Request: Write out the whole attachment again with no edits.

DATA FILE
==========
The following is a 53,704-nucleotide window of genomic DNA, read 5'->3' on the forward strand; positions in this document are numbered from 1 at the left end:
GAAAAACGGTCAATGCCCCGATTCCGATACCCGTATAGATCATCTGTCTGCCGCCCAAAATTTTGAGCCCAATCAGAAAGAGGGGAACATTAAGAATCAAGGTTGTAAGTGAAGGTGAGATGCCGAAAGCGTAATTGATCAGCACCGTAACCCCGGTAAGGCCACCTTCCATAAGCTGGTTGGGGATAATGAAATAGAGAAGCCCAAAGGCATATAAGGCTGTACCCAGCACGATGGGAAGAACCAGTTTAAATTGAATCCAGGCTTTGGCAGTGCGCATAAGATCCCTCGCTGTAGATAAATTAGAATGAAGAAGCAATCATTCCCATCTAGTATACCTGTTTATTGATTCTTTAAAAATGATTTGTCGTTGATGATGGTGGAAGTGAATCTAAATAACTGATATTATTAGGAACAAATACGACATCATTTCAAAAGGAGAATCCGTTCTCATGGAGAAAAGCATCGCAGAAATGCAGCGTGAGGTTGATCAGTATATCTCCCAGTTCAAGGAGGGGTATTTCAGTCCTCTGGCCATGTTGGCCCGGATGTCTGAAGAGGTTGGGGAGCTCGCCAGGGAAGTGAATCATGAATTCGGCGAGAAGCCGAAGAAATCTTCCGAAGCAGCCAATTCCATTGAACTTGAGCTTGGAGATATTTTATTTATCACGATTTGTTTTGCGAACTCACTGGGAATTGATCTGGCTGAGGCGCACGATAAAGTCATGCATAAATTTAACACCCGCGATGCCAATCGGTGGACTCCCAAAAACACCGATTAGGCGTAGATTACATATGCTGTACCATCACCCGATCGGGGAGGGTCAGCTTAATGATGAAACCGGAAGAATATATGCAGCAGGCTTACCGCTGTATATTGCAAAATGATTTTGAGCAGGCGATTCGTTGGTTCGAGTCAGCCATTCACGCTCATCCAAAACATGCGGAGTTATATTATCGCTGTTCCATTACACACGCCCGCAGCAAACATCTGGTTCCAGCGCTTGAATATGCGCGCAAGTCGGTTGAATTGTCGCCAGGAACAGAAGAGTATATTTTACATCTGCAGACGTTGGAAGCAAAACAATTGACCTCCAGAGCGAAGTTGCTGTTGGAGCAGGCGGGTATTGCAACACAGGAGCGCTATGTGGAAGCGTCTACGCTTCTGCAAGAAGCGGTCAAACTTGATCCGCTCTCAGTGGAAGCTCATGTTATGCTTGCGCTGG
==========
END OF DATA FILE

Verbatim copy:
The following is a 53,704-nucleotide window of genomic DNA, read 5'->3' on the forward strand; positions in this document are numbered from 1 at the left end:
GAAAAACGGTCAATGCCCCGATTCCGATACCCGTATAGATCATCTGTCTGCCGCCCAAAATTTTGAGCCCAATCAGAAAGAGGGGAACATTAAGAATCAAGGTTGTAAGTGAAGGTGAGATGCCGAAAGCGTAATTGATCAGCACCGTAACCCCGGTAAGGCCACCTTCCATAAGCTGGTTGGGGATAATGAAATAGAGAAGCCCAAAGGCATATAAGGCTGTACCCAGCACGATGGGAAGAACCAGTTTAAATTGAATCCAGGCTTTGGCAGTGCGCATAAGATCCCTCGCTGTAGATAAATTAGAATGAAGAAGCAATCATTCCCATCTAGTATACCTGTTTATTGATTCTTTAAAAATGATTTGTCGTTGATGATGGTGGAAGTGAATCTAAATAACTGATATTATTAGGAACAAATACGACATCATTTCAAAAGGAGAATCCGTTCTCATGGAGAAAAGCATCGCAGAAATGCAGCGTGAGGTTGATCAGTATATCTCCCAGTTCAAGGAGGGGTATTTCAGTCCTCTGGCCATGTTGGCCCGGATGTCTGAAGAGGTTGGGGAGCTCGCCAGGGAAGTGAATCATGAATTCGGCGAGAAGCCGAAGAAATCTTCCGAAGCAGCCAATTCCATTGAACTTGAGCTTGGAGATATTTTATTTATCACGATTTGTTTTGCGAACTCACTGGGAATTGATCTGGCTGAGGCGCACGATAAAGTCATGCATAAATTTAACACCCGCGATGCCAATCGGTGGACTCCCAAAAACACCGATTAGGCGTAGATTACATATGCTGTACCATCACCCGATCGGGGAGGGTCAGCTTAATGATGAAACCGGAAGAATATATGCAGCAGGCTTACCGCTGTATATTGCAAAATGATTTTGAGCAGGCGATTCGTTGGTTCGAGTCAGCCATTCACGCTCATCCAAAACATGCGGAGTTATATTATCGCTGTTCCATTACACACGCCCGCAGCAAACATCTGGTTCCAGCGCTTGAATATGCGCGCAAGTCGGTTGAATTGTCGCCAGGAACAGAAGAGTATATTTTACATCTGCAGACGTTGGAAGCAAAACAATTGACCTCCAGAGCGAAGTTGCTGTTGGAGCAGGCGGGTATTGCAACACAGGAGCGCTATGTGGAAGCGTCTACGCTTCTGCAAGAAGCGGTCAAACTTGATCCGCTCTCAGTGGAAGCTCATGTTATGCTTGCGCTGG